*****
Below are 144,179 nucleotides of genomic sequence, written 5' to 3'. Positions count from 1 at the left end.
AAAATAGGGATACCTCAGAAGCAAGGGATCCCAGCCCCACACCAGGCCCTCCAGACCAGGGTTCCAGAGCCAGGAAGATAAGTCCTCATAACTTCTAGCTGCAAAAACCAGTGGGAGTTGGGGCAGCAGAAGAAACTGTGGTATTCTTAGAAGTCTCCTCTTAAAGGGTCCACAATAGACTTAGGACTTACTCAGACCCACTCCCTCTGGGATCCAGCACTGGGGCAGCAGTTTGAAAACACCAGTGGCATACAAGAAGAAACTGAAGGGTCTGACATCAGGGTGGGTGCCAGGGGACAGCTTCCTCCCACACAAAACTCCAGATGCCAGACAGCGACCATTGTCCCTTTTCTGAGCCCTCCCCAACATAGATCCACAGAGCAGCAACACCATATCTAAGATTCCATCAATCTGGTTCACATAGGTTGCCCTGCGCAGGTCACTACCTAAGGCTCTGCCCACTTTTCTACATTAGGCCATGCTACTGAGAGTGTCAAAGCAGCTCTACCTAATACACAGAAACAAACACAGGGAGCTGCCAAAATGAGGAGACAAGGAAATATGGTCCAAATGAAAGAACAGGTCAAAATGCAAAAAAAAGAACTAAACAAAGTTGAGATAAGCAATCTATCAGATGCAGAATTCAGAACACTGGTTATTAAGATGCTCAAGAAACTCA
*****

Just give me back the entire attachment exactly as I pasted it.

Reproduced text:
Below are 144,179 nucleotides of genomic sequence, written 5' to 3'. Positions count from 1 at the left end.
AAAATAGGGATACCTCAGAAGCAAGGGATCCCAGCCCCACACCAGGCCCTCCAGACCAGGGTTCCAGAGCCAGGAAGATAAGTCCTCATAACTTCTAGCTGCAAAAACCAGTGGGAGTTGGGGCAGCAGAAGAAACTGTGGTATTCTTAGAAGTCTCCTCTTAAAGGGTCCACAATAGACTTAGGACTTACTCAGACCCACTCCCTCTGGGATCCAGCACTGGGGCAGCAGTTTGAAAACACCAGTGGCATACAAGAAGAAACTGAAGGGTCTGACATCAGGGTGGGTGCCAGGGGACAGCTTCCTCCCACACAAAACTCCAGATGCCAGACAGCGACCATTGTCCCTTTTCTGAGCCCTCCCCAACATAGATCCACAGAGCAGCAACACCATATCTAAGATTCCATCAATCTGGTTCACATAGGTTGCCCTGCGCAGGTCACTACCTAAGGCTCTGCCCACTTTTCTACATTAGGCCATGCTACTGAGAGTGTCAAAGCAGCTCTACCTAATACACAGAAACAAACACAGGGAGCTGCCAAAATGAGGAGACAAGGAAATATGGTCCAAATGAAAGAACAGGTCAAAATGCAAAAAAAAGAACTAAACAAAGTTGAGATAAGCAATCTATCAGATGCAGAATTCAGAACACTGGTTATTAAGATGCTCAAGAAACTCA